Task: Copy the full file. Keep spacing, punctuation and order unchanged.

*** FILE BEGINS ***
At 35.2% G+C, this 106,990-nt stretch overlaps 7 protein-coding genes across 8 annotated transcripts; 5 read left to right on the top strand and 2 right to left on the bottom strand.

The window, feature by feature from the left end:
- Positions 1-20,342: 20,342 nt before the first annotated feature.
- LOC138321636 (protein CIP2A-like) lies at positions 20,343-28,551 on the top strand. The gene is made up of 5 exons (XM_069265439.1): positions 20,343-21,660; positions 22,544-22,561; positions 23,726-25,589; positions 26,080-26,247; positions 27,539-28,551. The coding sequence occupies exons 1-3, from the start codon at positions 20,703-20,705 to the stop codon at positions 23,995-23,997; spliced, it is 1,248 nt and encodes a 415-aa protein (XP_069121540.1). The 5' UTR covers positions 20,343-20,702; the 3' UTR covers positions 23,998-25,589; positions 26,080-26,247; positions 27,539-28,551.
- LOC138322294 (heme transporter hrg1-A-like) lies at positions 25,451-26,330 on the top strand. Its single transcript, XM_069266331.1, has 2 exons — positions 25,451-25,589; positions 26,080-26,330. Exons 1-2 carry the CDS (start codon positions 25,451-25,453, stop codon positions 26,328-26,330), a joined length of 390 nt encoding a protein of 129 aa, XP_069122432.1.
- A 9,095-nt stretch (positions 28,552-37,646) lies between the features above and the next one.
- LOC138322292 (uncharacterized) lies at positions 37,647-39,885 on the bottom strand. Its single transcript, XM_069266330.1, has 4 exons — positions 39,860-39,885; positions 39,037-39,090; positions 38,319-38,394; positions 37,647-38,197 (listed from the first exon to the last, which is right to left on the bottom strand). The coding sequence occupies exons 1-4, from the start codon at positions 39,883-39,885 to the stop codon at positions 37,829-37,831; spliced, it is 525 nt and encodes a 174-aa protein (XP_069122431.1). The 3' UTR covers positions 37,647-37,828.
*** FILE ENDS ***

At 35.2% G+C, this 106,990-nt stretch overlaps 7 protein-coding genes across 8 annotated transcripts; 5 read left to right on the top strand and 2 right to left on the bottom strand.

The window, feature by feature from the left end:
- Positions 1-20,342: 20,342 nt before the first annotated feature.
- LOC138321636 (protein CIP2A-like) lies at positions 20,343-28,551 on the top strand. The gene is made up of 5 exons (XM_069265439.1): positions 20,343-21,660; positions 22,544-22,561; positions 23,726-25,589; positions 26,080-26,247; positions 27,539-28,551. The coding sequence occupies exons 1-3, from the start codon at positions 20,703-20,705 to the stop codon at positions 23,995-23,997; spliced, it is 1,248 nt and encodes a 415-aa protein (XP_069121540.1). The 5' UTR covers positions 20,343-20,702; the 3' UTR covers positions 23,998-25,589; positions 26,080-26,247; positions 27,539-28,551.
- LOC138322294 (heme transporter hrg1-A-like) lies at positions 25,451-26,330 on the top strand. Its single transcript, XM_069266331.1, has 2 exons — positions 25,451-25,589; positions 26,080-26,330. Exons 1-2 carry the CDS (start codon positions 25,451-25,453, stop codon positions 26,328-26,330), a joined length of 390 nt encoding a protein of 129 aa, XP_069122432.1.
- A 9,095-nt stretch (positions 28,552-37,646) lies between the features above and the next one.
- LOC138322292 (uncharacterized) lies at positions 37,647-39,885 on the bottom strand. Its single transcript, XM_069266330.1, has 4 exons — positions 39,860-39,885; positions 39,037-39,090; positions 38,319-38,394; positions 37,647-38,197 (listed from the first exon to the last, which is right to left on the bottom strand). The coding sequence occupies exons 1-4, from the start codon at positions 39,883-39,885 to the stop codon at positions 37,829-37,831; spliced, it is 525 nt and encodes a 174-aa protein (XP_069122431.1). The 3' UTR covers positions 37,647-37,828.